Thing is, we’re about halfway through the season and we’re just now at the jumping off point for the larger plot. And you know, I get it. They’re going for a slow burn. Problem is I just saw this happen with Runaways. I saw a show that kept looking like it was about to kick into gear, but never really did. With each episode that passes, I worry the same thing will happen here. We all know where this season will eventually go. Tandy and Tyrone must unite before anything truly significant happens. That we’re nowhere close to this unification after five episodes does not bode well.
I just don’t want to see the promise of the first three episodes go unfulfilled the way the promise of Runaways’s first season did.
The Light in the Darkness
It’s a damn good thing that Tandy is carrying this show so well. I hope her shoulders can carry this burden throughout because she damn well may need to.
To say Tandy is the most interesting character is a massive understatement. Tyrone is still bogged down in high school drama following worn out tropes. O’Reilly is lukewarm at best. Everything interesting, for better or worse, revolves around Tandy. Olivia Holt is easily the most interesting actor on the show so far. I’ve been resisting saying this in hopes he would improve, but Aubrey Joseph is falling flat in his performance as Tyrone.
This episode was a great example of how Tandy stands out in a show that increasingly struggles around her. While Tyrone is stuck in a cheesy basketball game plot, Tandy’s at a party making connections to further her investigation. While O’Reilly’s awkwardly transitioned scenes bore me, Tandy uses her powers to create surprisingly edgy (in a good way) scenes showing the borderline evil “hopes” of the Roxxon executives she sought out. While everything else stays stuck in the same old high school drama stories that I’ve seen over and over, Tandy’s story at least tries to lean into the more interesting potential of her superpowers.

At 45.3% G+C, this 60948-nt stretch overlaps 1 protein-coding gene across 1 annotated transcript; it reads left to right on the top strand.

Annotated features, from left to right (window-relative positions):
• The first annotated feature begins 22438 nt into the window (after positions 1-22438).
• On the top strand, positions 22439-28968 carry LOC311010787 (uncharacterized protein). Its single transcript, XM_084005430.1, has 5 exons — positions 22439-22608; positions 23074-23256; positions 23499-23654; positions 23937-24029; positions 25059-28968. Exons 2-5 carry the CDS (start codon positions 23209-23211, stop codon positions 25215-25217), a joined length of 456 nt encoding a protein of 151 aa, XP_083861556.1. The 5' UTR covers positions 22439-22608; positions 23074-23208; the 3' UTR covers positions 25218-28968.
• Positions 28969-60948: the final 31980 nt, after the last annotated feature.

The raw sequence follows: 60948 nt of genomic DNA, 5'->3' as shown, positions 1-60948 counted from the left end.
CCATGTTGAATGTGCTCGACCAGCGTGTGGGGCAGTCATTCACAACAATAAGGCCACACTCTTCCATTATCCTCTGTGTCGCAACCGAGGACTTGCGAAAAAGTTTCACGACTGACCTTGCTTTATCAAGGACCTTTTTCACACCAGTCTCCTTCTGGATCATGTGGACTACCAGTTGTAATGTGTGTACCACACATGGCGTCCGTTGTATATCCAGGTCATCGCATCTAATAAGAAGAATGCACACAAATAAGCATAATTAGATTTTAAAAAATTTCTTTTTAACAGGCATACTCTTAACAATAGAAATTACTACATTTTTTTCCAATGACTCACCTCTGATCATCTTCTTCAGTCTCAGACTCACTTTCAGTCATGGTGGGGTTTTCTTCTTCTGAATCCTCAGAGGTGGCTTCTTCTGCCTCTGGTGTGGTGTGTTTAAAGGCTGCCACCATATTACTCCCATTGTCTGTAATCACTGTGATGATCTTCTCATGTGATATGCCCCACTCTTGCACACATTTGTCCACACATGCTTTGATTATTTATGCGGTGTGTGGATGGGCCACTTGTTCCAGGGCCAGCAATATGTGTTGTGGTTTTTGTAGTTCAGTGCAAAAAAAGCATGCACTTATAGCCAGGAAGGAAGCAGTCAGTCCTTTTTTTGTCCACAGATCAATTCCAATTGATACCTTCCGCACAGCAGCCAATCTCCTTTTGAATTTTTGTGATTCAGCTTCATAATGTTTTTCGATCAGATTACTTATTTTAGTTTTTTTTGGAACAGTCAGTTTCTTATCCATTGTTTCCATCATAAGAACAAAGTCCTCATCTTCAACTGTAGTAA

I don’t want to keep going back to this, but it’s another area where I’m reminded of Runaways. The most interesting parts of that show were easily the scenes involving Karolina, Nico, Gert, and Molly. They were the scenes that leaned into the superpowers and the interesting weirdness a superhero show is capable of. The problem always came when the show moved away from them and focused on cliché nonsense involving the parents. The same thing looks to be happening here.
Tandy is by far the most interesting character, not just regarding the plot but just as a character. Tandy has sympathetic traumas that make you want to root for her. She also has consistent flaws of thinking and action that create interesting drama within the show. She’s the one pushing the plot forward while nothing happens around her. Despite the unfortunate dialogue involved, I really liked her perspective on her ability to view people’s hopes as a form of “stealing” from them. After all, she makes her living conning people.
Now, maybe Tandy can carry this show through a rough first season in the hopes that the second season improves enough to give her a break. I hope so. Otherwise Cloak and Dagger will continue to struggle moving forward and may even get worse.
It’s obvious at this point that whatever plot movement occurs will occur because of Tandy. I just hope she can get it moving in time to help this season rebound. It’s been an unfortunate downward turn these past two episodes, and a turn that doesn’t inspire hope for great improvement in Cloak and Dagger.
- For real, the dialogue about Tandy “checking books out of library without returning them” to symbolize her using her powers to invade thoughts was painful. It was a perfect example of how the Tandy and Tyrone interactions try too hard sometimes.
- O’Reilly was probably faking her drug use. At least I hope so, because it was a pretty dumb scene otherwise.
- Tyrone actually did have some plot movement of his own. It seems like his brother’s friend had nothing to do with Billy’s shooting, but was deep into the drug trade with Connors. So we’ll see where that goes. There are plenty of threads weaving together.
- I really liked how Tyrone threw the championship game. It spoke to his strong sense of justice. Alongside his guilt over his brother, his sense of justice is his defining characteristic.
- I also loved the basketball teleporting into the party Tandy attended. That was a funny gag.
- All of a sudden Evita plays coy? Really? Why? Also interesting that she suggests she knows about Tyrone’s powers. She was at least aware in some way.